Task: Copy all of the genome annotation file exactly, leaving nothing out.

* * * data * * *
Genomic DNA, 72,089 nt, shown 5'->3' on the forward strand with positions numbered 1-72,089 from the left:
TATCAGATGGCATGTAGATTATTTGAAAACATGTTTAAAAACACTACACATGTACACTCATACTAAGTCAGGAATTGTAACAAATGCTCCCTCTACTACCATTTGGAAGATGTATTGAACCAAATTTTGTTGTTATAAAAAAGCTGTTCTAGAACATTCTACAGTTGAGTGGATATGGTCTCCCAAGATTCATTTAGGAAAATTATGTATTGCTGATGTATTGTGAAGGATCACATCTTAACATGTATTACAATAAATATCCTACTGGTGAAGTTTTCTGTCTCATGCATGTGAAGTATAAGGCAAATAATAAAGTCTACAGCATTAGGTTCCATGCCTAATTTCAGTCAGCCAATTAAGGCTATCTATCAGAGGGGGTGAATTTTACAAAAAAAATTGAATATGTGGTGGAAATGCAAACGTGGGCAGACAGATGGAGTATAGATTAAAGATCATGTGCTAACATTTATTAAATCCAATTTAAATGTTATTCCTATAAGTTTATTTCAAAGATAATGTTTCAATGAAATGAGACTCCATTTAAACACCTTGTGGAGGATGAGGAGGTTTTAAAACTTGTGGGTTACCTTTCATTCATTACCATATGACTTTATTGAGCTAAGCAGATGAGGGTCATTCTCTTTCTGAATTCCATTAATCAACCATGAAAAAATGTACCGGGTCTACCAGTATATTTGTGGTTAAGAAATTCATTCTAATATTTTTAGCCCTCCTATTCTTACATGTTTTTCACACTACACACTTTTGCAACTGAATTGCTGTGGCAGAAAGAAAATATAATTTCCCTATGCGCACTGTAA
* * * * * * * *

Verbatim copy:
Genomic DNA, 72,089 nt, shown 5'->3' on the forward strand with positions numbered 1-72,089 from the left:
TATCAGATGGCATGTAGATTATTTGAAAACATGTTTAAAAACACTACACATGTACACTCATACTAAGTCAGGAATTGTAACAAATGCTCCCTCTACTACCATTTGGAAGATGTATTGAACCAAATTTTGTTGTTATAAAAAAGCTGTTCTAGAACATTCTACAGTTGAGTGGATATGGTCTCCCAAGATTCATTTAGGAAAATTATGTATTGCTGATGTATTGTGAAGGATCACATCTTAACATGTATTACAATAAATATCCTACTGGTGAAGTTTTCTGTCTCATGCATGTGAAGTATAAGGCAAATAATAAAGTCTACAGCATTAGGTTCCATGCCTAATTTCAGTCAGCCAATTAAGGCTATCTATCAGAGGGGGTGAATTTTACAAAAAAAATTGAATATGTGGTGGAAATGCAAACGTGGGCAGACAGATGGAGTATAGATTAAAGATCATGTGCTAACATTTATTAAATCCAATTTAAATGTTATTCCTATAAGTTTATTTCAAAGATAATGTTTCAATGAAATGAGACTCCATTTAAACACCTTGTGGAGGATGAGGAGGTTTTAAAACTTGTGGGTTACCTTTCATTCATTACCATATGACTTTATTGAGCTAAGCAGATGAGGGTCATTCTCTTTCTGAATTCCATTAATCAACCATGAAAAAATGTACCGGGTCTACCAGTATATTTGTGGTTAAGAAATTCATTCTAATATTTTTAGCCCTCCTATTCTTACATGTTTTTCACACTACACACTTTTGCAACTGAATTGCTGTGGCAGAAAGAAAATATAATTTCCCTATGCGCACTGTAA